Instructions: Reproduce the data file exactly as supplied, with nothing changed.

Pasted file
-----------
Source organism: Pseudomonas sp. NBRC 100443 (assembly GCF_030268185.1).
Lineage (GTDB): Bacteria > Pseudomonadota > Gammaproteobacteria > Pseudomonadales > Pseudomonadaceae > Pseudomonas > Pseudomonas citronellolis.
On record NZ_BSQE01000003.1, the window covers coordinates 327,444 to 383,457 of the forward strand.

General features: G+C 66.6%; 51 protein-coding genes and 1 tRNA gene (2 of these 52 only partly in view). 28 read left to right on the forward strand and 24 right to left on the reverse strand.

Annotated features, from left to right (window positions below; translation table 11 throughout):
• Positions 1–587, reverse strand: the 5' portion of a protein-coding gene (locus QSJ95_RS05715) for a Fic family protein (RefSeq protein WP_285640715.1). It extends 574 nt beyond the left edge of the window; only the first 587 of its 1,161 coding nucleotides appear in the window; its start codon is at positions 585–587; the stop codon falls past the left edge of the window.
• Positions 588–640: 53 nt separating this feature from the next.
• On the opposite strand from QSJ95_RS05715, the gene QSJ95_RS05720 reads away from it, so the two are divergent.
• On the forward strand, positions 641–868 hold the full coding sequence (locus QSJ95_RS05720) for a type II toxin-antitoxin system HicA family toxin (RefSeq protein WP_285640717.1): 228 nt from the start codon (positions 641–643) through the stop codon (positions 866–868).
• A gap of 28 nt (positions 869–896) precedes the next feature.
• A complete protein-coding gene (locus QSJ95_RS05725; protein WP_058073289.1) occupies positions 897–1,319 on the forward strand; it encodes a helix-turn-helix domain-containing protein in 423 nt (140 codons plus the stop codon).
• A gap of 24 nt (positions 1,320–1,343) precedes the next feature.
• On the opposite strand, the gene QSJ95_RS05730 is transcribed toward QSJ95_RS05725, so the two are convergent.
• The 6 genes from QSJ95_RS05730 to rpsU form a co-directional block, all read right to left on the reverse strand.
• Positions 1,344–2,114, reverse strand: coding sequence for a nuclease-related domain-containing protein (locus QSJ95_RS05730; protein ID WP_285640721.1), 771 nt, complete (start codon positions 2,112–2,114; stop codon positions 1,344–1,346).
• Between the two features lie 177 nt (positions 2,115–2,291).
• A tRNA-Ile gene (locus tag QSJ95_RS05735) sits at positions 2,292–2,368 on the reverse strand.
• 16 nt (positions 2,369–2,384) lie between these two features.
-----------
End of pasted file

Source organism: Pseudomonas sp. NBRC 100443 (assembly GCF_030268185.1).
Lineage (GTDB): Bacteria > Pseudomonadota > Gammaproteobacteria > Pseudomonadales > Pseudomonadaceae > Pseudomonas > Pseudomonas citronellolis.
On record NZ_BSQE01000003.1, the window covers coordinates 327,444 to 383,457 of the forward strand.

General features: G+C 66.6%; 51 protein-coding genes and 1 tRNA gene (2 of these 52 only partly in view). 28 read left to right on the forward strand and 24 right to left on the reverse strand.

Annotated features, from left to right (window positions below; translation table 11 throughout):
• Positions 1–587, reverse strand: the 5' portion of a protein-coding gene (locus QSJ95_RS05715) for a Fic family protein (RefSeq protein WP_285640715.1). It extends 574 nt beyond the left edge of the window; only the first 587 of its 1,161 coding nucleotides appear in the window; its start codon is at positions 585–587; the stop codon falls past the left edge of the window.
• Positions 588–640: 53 nt separating this feature from the next.
• On the opposite strand from QSJ95_RS05715, the gene QSJ95_RS05720 reads away from it, so the two are divergent.
• On the forward strand, positions 641–868 hold the full coding sequence (locus QSJ95_RS05720) for a type II toxin-antitoxin system HicA family toxin (RefSeq protein WP_285640717.1): 228 nt from the start codon (positions 641–643) through the stop codon (positions 866–868).
• A gap of 28 nt (positions 869–896) precedes the next feature.
• A complete protein-coding gene (locus QSJ95_RS05725; protein WP_058073289.1) occupies positions 897–1,319 on the forward strand; it encodes a helix-turn-helix domain-containing protein in 423 nt (140 codons plus the stop codon).
• A gap of 24 nt (positions 1,320–1,343) precedes the next feature.
• On the opposite strand, the gene QSJ95_RS05730 is transcribed toward QSJ95_RS05725, so the two are convergent.
• The 6 genes from QSJ95_RS05730 to rpsU form a co-directional block, all read right to left on the reverse strand.
• Positions 1,344–2,114, reverse strand: coding sequence for a nuclease-related domain-containing protein (locus QSJ95_RS05730; protein ID WP_285640721.1), 771 nt, complete (start codon positions 2,112–2,114; stop codon positions 1,344–1,346).
• Between the two features lie 177 nt (positions 2,115–2,291).
• A tRNA-Ile gene (locus tag QSJ95_RS05735) sits at positions 2,292–2,368 on the reverse strand.
• 16 nt (positions 2,369–2,384) lie between these two features.